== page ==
The fact that we know our industry best and wanted to decide our own fate as a collective of workers was the most important thing. As an executive committee, we meet with the whole central union executive committee once every two weeks. Basically, we know our industry, but we’re not super good at organizing yet because we’re not professional union organizers. So we ask the central union for advice: “We want to do this, or should we do this? What do you think?” Then we conduct our campaigns. Often legal issues will arise, and we have a whole legal department with dozens of case- workers who can help.

The international organization GWU helps to coordinate game worker organizing that is taking off world-wide. As a collection of organizers and sister unions, we collaborate with them on whatever they think is best for organizing. If they say we should put pressure on a company because they are working with some- one in the Global South who is making con- soles unethically, we will vote on if we want to do that. We want to try to act in solidarity on a fully international level. We want to be taking notes from the international people as well as locally with IWGB, to act in solidarity with the working class wherever, whenever we can.

I think for a union to truly function as a union it needs to operate under the philosophy of envisioning a post-capitalist world, and any union that doesn’t do that isn’t really thinking far enough ahead. I couldn’t tell you in the short term what an equitable game industry would look like, but I think in the long term we should really be looking at co-ops, situations in which the workers and the bosses have equitable power. We should be saying that there is no such thing as a boss in the classical sense.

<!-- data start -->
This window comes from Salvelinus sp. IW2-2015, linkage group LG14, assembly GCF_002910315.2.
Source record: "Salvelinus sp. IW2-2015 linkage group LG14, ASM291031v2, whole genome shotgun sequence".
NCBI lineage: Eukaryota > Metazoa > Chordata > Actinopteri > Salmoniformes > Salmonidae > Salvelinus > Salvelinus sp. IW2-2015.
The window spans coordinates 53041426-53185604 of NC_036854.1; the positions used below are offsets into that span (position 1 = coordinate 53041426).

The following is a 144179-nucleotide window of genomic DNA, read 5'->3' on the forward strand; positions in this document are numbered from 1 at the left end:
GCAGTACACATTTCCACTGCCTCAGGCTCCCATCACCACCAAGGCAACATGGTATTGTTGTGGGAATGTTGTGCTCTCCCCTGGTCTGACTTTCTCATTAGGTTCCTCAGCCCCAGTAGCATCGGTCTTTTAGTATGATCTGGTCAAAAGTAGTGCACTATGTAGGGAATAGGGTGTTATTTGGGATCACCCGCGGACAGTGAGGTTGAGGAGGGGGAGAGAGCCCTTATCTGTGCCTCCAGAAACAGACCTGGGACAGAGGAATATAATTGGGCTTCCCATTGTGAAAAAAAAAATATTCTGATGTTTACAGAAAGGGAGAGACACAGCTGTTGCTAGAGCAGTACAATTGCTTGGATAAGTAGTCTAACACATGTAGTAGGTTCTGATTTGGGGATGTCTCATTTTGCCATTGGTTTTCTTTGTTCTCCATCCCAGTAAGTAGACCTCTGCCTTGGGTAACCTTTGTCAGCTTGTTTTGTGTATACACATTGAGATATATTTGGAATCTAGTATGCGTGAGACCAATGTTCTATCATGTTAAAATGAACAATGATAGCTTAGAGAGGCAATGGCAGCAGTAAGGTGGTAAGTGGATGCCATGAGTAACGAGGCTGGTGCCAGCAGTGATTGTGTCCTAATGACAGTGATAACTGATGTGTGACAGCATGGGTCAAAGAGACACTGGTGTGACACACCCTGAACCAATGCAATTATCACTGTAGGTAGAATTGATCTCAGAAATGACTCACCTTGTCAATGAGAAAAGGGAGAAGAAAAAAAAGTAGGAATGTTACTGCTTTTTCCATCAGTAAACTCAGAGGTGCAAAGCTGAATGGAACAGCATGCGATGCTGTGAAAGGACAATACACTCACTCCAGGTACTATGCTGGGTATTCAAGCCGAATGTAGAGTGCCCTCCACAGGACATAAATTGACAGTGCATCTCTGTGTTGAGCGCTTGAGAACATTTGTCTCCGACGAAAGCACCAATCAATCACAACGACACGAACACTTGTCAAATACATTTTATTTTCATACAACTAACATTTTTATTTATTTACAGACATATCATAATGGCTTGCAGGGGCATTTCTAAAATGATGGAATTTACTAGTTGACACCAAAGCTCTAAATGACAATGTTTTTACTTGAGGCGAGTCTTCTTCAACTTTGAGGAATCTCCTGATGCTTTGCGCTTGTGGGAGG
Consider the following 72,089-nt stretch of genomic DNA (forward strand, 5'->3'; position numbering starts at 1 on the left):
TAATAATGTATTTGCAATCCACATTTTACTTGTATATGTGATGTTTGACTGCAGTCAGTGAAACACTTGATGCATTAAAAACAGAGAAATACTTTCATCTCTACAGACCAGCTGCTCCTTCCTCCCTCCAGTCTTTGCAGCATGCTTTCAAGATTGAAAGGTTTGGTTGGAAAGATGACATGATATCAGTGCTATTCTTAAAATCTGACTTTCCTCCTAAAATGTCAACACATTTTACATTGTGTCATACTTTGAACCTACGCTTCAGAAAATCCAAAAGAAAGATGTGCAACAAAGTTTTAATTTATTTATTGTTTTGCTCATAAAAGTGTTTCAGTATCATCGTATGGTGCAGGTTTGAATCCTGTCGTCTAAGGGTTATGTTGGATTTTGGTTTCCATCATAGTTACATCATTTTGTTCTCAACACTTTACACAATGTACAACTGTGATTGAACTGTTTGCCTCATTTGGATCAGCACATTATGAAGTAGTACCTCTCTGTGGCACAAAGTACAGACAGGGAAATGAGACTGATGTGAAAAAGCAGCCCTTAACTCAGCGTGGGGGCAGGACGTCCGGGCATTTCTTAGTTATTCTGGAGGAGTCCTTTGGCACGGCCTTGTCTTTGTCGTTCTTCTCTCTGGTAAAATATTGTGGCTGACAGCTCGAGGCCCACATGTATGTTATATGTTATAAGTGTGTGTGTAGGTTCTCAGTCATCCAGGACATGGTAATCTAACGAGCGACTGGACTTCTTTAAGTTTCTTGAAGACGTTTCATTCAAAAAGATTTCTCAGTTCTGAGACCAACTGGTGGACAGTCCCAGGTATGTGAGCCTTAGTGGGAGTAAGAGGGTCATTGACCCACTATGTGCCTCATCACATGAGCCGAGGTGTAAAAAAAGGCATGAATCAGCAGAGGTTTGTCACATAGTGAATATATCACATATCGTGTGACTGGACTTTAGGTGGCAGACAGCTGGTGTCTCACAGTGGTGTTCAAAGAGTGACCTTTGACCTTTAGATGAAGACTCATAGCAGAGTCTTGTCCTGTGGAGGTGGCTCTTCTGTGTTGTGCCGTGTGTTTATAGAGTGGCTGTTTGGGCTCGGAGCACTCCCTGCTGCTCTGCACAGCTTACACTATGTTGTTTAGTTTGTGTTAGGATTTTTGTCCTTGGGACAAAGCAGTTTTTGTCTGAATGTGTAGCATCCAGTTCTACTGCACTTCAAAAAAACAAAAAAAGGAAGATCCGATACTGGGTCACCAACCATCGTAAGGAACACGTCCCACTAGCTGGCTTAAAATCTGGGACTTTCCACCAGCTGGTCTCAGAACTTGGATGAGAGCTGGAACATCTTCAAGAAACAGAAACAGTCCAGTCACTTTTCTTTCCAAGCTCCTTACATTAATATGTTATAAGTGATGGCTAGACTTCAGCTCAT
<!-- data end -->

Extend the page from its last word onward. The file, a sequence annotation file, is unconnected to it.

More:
If people are looking to show solidarity with game workers, there are ways to do it. We have a website with a donation and merch page. But also you can just tweet about us, say this is what we’re doing or support us when we announce a campaign or a stance—just echoing that and saying this is good. I think that’s the best thing gamers and fans can do.

Our main focus in the current political climate is the defense and reinforcement of the rights enshrined in law. The policy that a salaried employee must receive severance pay if they are laid off is one such right. Another is that all workers must be given notice if they are expected to work more than forty-eight hours in a week and that it cannot be contracted as standard. We’re going to be releasing materials on specific conditions within the industry and how they can be improved. We’re probably going to be pushing a lot more on “know your rights” material, both digitally and physically. I’ve already seen, in my own studio, stickers on the backs of laptops. I want to increase that tenfold. We’ll also defend worker rights through direct action and protest. Expect a lot of us shouting on the rooftops about why our rights are important and why we need them. I think it will definitely be an uphill battle and very much a defensive one, but it will be one that will continue to inspire more action from more game workers and more working-class action from the wider industry. We’ve grown to over 350 members in the past year. Our goal is 50 percent of any company. With 50 percent, we could walk right into the CEO’s office and demand recognition. We’re going to have an actual bargaining share of the whole industry in not too long.

Author Biography
Kressent Pottenger holds an MA in Labor Studies from the Joseph S. Murphy Institute for Worker Education and Labor Studies at CUNY and was awarded the SEIU 925 Research Fellowship by Wayne State University in 2012. She is currently working on a research project about 925 and women organizing in the workplace.